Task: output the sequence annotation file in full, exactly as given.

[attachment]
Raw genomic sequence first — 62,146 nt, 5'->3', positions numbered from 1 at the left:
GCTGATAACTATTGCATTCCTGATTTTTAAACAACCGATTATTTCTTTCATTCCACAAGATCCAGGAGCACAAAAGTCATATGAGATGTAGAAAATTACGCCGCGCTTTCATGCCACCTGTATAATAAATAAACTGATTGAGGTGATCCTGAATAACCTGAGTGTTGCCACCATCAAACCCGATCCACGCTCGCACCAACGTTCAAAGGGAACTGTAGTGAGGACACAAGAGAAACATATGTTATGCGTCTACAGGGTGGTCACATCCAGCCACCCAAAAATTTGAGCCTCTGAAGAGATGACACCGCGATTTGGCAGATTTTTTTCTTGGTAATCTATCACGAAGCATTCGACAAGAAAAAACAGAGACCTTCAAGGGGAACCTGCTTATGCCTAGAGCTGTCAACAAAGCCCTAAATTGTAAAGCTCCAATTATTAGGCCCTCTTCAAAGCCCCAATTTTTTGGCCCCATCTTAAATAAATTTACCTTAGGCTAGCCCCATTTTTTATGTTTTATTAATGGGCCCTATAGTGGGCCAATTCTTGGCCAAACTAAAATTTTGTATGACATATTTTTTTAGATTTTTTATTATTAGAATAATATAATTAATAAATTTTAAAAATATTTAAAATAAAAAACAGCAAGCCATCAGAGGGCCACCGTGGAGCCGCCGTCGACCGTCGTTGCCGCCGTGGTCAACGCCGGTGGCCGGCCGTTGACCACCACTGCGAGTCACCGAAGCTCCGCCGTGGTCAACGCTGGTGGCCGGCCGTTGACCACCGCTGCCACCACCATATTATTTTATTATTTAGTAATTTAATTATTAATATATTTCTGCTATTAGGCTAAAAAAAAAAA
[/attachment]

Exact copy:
Raw genomic sequence first — 62,146 nt, 5'->3', positions numbered from 1 at the left:
GCTGATAACTATTGCATTCCTGATTTTTAAACAACCGATTATTTCTTTCATTCCACAAGATCCAGGAGCACAAAAGTCATATGAGATGTAGAAAATTACGCCGCGCTTTCATGCCACCTGTATAATAAATAAACTGATTGAGGTGATCCTGAATAACCTGAGTGTTGCCACCATCAAACCCGATCCACGCTCGCACCAACGTTCAAAGGGAACTGTAGTGAGGACACAAGAGAAACATATGTTATGCGTCTACAGGGTGGTCACATCCAGCCACCCAAAAATTTGAGCCTCTGAAGAGATGACACCGCGATTTGGCAGATTTTTTTCTTGGTAATCTATCACGAAGCATTCGACAAGAAAAAACAGAGACCTTCAAGGGGAACCTGCTTATGCCTAGAGCTGTCAACAAAGCCCTAAATTGTAAAGCTCCAATTATTAGGCCCTCTTCAAAGCCCCAATTTTTTGGCCCCATCTTAAATAAATTTACCTTAGGCTAGCCCCATTTTTTATGTTTTATTAATGGGCCCTATAGTGGGCCAATTCTTGGCCAAACTAAAATTTTGTATGACATATTTTTTTAGATTTTTTATTATTAGAATAATATAATTAATAAATTTTAAAAATATTTAAAATAAAAAACAGCAAGCCATCAGAGGGCCACCGTGGAGCCGCCGTCGACCGTCGTTGCCGCCGTGGTCAACGCCGGTGGCCGGCCGTTGACCACCACTGCGAGTCACCGAAGCTCCGCCGTGGTCAACGCTGGTGGCCGGCCGTTGACCACCGCTGCCACCACCATATTATTTTATTATTTAGTAATTTAATTATTAATATATTTCTGCTATTAGGCTAAAAAAAAAAA